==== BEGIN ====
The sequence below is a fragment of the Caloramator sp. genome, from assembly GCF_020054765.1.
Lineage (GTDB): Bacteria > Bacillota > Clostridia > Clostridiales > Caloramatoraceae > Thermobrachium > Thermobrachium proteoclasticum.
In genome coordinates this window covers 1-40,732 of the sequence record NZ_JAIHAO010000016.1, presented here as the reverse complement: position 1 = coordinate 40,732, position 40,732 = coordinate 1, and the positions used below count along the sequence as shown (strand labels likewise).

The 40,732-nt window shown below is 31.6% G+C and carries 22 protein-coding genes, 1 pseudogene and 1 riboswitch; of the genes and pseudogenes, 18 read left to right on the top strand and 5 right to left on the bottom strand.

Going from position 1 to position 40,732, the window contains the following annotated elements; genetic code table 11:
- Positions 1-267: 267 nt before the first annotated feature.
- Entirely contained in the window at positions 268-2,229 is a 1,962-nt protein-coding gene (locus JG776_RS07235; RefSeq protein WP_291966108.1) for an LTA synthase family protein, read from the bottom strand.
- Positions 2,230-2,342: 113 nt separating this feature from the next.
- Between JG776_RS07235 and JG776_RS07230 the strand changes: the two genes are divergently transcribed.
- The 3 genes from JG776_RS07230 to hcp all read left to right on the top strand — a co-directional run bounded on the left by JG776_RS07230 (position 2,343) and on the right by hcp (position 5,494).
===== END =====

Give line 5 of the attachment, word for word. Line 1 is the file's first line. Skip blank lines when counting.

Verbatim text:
Going from position 1 to position 40,732, the window contains the following annotated elements; genetic code table 11: